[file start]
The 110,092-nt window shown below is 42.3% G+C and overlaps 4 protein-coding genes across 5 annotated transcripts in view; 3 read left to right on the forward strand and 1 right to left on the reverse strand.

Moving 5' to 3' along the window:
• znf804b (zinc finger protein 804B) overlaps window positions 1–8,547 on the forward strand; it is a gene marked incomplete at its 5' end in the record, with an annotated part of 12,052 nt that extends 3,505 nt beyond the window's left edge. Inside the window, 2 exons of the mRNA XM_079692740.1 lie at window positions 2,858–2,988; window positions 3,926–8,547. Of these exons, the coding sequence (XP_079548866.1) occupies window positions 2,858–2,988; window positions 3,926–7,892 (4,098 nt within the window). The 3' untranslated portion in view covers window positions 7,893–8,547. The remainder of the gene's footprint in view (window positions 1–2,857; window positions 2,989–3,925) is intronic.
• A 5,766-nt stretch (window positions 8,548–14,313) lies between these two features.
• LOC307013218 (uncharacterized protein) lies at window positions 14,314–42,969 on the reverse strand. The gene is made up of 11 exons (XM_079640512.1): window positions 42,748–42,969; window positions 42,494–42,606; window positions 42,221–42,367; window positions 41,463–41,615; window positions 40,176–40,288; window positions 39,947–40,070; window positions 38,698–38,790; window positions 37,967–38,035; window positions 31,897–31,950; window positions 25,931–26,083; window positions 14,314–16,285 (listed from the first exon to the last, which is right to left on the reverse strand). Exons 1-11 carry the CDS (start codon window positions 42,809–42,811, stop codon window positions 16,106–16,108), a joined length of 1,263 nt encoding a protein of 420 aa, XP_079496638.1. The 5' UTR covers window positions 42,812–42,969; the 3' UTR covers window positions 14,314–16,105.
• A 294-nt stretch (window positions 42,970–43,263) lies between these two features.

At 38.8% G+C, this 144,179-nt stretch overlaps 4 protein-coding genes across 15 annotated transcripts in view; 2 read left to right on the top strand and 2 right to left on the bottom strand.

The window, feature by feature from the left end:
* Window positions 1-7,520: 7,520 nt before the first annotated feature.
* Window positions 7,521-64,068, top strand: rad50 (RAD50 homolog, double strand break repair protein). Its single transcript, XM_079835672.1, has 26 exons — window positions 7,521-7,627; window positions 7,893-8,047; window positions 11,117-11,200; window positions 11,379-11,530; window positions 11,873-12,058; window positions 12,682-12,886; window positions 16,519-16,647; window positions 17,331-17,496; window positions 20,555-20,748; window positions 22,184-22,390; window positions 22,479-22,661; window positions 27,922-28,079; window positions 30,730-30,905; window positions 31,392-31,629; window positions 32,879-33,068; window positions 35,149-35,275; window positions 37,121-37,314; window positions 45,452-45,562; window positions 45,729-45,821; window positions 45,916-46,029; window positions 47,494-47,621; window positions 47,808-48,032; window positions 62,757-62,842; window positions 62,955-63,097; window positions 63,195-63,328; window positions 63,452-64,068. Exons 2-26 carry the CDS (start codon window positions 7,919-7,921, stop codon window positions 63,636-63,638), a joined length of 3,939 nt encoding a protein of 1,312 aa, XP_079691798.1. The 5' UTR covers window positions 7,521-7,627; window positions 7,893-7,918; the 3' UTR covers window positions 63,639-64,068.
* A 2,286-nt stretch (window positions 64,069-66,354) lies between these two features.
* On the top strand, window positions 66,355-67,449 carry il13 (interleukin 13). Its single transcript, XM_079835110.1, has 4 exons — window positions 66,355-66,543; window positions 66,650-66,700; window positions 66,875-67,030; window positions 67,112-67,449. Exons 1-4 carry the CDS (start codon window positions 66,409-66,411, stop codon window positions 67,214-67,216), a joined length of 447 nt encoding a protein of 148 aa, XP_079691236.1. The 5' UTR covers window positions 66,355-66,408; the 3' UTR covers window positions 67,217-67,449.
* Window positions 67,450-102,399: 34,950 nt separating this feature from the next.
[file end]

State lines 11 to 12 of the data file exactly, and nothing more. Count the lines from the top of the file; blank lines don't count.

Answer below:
* A 2,286-nt stretch (window positions 64,069-66,354) lies between these two features.
* On the top strand, window positions 66,355-67,449 carry il13 (interleukin 13). Its single transcript, XM_079835110.1, has 4 exons — window positions 66,355-66,543; window positions 66,650-66,700; window positions 66,875-67,030; window positions 67,112-67,449. Exons 1-4 carry the CDS (start codon window positions 66,409-66,411, stop codon window positions 67,214-67,216), a joined length of 447 nt encoding a protein of 148 aa, XP_079691236.1. The 5' UTR covers window positions 66,355-66,408; the 3' UTR covers window positions 67,217-67,449.